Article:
History Shows Kyrie Irving May Not Be Happy With Brad Stevens' Success

History Shows Kyrie Irving May Not Be Happy With Brad Stevens' Success

NBA

History Shows Kyrie Irving May Not Be Happy With Brad Stevens' Success

Boston is currently up 1-0 in the Eastern Conference Finals, they’ve got some of the best young talent in the NBA, one of the best coaches in the league in Brad Stevens, and a surfeit of lottery picks in the next two drafts. But how long will that last? In the absence of Kyrie Irving, a massive issue could be brewing.

Irving forced his way out of Cleveland as he did not want to be Robin to LeBron James’ Batman. He wanted the keys right now and had no interest in winning without getting the majority of the credit.

In the midst of the Celtics unprecedented success, might Irving’s current team no longer be his when he’s back next season?

On The Herd, FS1’s Chris Broussard brought up the point that this has become Brad Stevens’s team, not Irving’s like he had hoped:

“It’s Brad Stevens’ team. When you come back, win– win or lose this series for Boston, this is now– Brad Stevens is a genius. He’s the face of the Celtics. And that doesn’t– you– some people might say, well, of course the coach is– no. It’s James Harden’s team. It’s Steph Curry’s team. OKC is Russell Westbrook’s team, was Durant’s teams. LeBron has his team.”

Going forward Boston will presumably be at the top of Eastern Conference pantheon; will Irving settle for not being the primary reason why again?

His coach has not only become the face of Celtics but the widespread love of the young coach has made him one of, if not the biggest storyline of the entire NBA postseason.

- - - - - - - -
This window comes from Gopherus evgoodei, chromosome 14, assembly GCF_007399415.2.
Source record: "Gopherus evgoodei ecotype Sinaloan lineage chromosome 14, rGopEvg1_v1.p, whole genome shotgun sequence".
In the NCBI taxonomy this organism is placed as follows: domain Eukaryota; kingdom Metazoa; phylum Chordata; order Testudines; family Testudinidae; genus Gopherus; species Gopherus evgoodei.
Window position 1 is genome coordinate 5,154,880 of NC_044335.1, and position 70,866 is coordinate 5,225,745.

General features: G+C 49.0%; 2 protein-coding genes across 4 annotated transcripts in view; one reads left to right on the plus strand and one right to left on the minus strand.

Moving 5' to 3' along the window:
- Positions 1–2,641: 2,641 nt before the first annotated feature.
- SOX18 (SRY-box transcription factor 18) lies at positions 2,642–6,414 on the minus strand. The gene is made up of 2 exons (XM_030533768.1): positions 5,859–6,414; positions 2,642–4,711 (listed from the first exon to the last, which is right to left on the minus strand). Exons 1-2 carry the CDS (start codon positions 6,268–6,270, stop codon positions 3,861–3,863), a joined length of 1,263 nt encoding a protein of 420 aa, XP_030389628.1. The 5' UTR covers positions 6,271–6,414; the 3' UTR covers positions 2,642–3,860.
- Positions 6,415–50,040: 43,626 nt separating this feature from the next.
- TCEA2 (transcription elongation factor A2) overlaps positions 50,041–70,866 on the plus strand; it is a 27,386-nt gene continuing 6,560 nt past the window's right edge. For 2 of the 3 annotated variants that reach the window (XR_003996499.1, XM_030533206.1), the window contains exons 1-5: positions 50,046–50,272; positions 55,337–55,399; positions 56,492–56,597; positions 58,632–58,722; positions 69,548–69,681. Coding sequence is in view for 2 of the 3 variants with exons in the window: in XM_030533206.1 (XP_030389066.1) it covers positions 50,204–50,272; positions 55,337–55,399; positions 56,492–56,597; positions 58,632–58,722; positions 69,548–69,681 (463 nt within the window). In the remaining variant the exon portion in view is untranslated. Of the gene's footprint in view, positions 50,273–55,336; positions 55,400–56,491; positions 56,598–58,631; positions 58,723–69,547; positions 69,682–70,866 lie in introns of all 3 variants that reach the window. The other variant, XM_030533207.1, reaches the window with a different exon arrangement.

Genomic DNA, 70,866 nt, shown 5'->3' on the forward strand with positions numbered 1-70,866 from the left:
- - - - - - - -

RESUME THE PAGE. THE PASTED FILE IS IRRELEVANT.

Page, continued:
Irving does not seem to be Tim Duncan in just accepting that his coach will get most of the credit. And unless something unforeseen occurs, there will be no way to escape that narrative.

Since his season-ending injury, the Celtics ran through a 76ers team that many had thought was a nightmarish matchup for any team in the NBA. In the first game of the Eastern Conference Finals, the Celtics ramrodded the Cavaliers so bad LeBron James looked nothing but average.

In last year’s Eastern Conference Finals, the Celtics were not even competitive until the ball-dominant Isaiah Thomas went down.

In addition to Stevens, if Jaylen Brown and Jayson Tatum pan out as expected, this really may never be Irving’s team and instead a collection of high-quality talent led by the coach.

Very few superstars of Kyrie Irving’s stature in the history of the NBA have been second-in-command to their coach, but that is increasingly looking like the case going forward in Boston. Irving didn’t like being a sidekick in Cleveland, why would he like it in Boston? He won’t.

Unless Irving has completely reinvented himself since last summer, this coach-player relationship could be a real issue sooner rather than later.

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